Tuesday, October 04, 2011

Sick bird? Late at night? These tips may help save his life

Birds, like most animals, are pros at hiding illness. By the time you realize they're sick, it can be right on the edge of too late. Even worse is when it occurs after regular veterinary hours. Who's going to take a bird to a veterinary ER?

You are, if you want your bird to have a better chance of surviving until his avian vet can see him. What are the signs that your bird might be sick? Subtle clues are fluffed feathers, inactivity, talking or vocalizing less than usual, or sitting on the bottom of the cage. If your bird is shivering, sniffling, seems off balance, or is having trouble breathing, he needs help. Fast. 

Emergency clinics may say that they don't specialize in birds, but even if they are reluctant to care for your bird, there are two things you can ask them to do that will help, says bird doc Scott Weldy of Serrano Animal and Bird Hospital in Lake Forest, California:

"The two things you can never screw up on a bird is you can give him oxygen and and a quiet place, and you can give him subcutaneous fluids. Those two things never hurt them, and even if they don't give them aggressively enough, it still helps. They don't have to feed them, they don't have to give them antibiotics, they don't have to pull blood, but if the bird is so sick that he needs to be seen by a veterinarian, putting him in a place with some oxygen, a quiet covered cage, birds will just shut down and sit there and survive. They'll do a whole lot better there than they will at home with the people pacing and worrying about them."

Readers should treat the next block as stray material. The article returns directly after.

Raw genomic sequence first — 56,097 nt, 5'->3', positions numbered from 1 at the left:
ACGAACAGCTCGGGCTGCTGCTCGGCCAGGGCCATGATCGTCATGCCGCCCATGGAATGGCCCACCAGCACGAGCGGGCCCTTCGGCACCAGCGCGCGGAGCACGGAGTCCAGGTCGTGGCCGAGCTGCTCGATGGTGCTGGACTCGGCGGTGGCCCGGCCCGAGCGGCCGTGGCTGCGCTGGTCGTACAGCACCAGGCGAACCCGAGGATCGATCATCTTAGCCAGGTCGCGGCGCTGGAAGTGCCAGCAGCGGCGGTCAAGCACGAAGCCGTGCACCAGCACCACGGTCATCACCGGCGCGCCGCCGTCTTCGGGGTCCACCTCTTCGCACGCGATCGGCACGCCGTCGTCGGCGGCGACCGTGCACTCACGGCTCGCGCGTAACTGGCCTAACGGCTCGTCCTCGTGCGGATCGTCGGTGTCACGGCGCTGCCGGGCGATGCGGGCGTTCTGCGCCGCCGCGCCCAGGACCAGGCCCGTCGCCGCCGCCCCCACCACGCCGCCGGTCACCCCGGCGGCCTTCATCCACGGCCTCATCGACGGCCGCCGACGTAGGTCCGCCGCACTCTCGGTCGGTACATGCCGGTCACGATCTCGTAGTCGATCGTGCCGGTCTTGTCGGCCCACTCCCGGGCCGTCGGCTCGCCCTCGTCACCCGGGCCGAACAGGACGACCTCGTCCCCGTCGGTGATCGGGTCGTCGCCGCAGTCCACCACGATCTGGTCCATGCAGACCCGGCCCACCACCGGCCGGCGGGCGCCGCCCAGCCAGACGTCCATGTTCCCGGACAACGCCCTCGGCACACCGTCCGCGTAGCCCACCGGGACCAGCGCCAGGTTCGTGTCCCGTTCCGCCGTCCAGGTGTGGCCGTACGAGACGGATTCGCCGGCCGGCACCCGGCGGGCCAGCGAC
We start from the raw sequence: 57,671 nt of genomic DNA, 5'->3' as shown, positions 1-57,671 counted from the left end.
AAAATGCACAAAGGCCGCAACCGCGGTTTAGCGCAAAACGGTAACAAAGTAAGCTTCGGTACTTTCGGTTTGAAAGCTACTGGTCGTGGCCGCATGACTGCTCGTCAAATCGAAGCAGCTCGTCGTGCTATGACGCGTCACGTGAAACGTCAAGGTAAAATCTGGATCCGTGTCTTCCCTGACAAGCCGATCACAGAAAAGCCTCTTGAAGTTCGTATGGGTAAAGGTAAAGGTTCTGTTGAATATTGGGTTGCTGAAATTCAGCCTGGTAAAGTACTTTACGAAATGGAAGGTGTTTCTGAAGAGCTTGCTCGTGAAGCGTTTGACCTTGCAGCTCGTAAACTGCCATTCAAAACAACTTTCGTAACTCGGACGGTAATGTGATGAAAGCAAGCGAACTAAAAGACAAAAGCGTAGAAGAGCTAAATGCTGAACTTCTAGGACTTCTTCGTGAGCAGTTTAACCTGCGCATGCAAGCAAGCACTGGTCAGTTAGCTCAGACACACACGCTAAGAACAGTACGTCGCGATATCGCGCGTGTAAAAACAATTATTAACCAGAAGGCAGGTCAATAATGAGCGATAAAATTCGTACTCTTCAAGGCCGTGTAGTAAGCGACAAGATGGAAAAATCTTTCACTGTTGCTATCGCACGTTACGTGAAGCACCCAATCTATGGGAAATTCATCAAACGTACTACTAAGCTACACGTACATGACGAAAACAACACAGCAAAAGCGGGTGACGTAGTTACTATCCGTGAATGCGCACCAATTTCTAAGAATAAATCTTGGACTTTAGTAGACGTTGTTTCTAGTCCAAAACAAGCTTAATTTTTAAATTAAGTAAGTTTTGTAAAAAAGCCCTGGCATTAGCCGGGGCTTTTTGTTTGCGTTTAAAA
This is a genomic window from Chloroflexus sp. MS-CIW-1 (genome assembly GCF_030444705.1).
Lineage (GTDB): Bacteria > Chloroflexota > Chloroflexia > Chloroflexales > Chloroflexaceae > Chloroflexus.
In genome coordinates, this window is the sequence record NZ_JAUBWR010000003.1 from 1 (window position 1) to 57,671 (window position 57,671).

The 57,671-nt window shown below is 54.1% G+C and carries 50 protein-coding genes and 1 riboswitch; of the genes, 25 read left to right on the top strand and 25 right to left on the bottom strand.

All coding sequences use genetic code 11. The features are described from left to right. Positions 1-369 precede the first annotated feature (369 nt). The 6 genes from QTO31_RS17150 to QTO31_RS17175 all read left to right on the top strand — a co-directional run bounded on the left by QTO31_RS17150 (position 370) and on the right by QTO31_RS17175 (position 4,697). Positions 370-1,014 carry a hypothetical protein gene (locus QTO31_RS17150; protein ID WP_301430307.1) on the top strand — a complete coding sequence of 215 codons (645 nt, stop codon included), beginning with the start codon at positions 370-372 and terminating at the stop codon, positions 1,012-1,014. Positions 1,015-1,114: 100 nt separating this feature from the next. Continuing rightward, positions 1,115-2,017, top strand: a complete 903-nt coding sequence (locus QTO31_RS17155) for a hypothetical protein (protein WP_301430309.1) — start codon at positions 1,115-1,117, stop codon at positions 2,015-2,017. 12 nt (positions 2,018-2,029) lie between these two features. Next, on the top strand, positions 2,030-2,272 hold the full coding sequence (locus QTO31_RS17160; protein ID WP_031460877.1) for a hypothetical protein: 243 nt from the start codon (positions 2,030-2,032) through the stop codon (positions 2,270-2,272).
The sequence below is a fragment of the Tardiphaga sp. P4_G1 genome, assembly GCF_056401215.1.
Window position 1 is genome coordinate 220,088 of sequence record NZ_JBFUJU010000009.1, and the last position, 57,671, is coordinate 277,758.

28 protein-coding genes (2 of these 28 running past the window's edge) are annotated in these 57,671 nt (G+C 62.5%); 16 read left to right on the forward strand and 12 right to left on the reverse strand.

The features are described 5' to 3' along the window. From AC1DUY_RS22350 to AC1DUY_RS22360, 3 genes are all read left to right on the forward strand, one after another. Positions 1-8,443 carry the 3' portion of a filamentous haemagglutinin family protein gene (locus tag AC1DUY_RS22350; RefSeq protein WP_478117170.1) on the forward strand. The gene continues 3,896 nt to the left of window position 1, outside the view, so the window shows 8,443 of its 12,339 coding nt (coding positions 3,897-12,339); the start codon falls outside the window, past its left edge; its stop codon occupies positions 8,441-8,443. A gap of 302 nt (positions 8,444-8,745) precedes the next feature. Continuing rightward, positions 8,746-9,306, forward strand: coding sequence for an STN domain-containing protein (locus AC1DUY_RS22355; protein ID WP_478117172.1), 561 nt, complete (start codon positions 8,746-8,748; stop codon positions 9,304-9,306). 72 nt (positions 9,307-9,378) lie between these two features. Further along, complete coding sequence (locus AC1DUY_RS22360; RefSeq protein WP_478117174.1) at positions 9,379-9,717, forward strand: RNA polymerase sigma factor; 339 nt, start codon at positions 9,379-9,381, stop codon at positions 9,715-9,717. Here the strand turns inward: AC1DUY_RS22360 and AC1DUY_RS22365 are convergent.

You can also ask the hospital to contact your bird's regular veterinarian at home. There's a good chance that the ER clinic will have his or her contact information.

"In our area, all of the emergency clinics can call any one of us, and you can have them call us," Weldy says. "They have our home numbers."

1 comment:

The Fiber Diva said...

I'm surprised there was no mention of warmth.

We always do 3 things; warmth, warmed subq fluids and oxygen.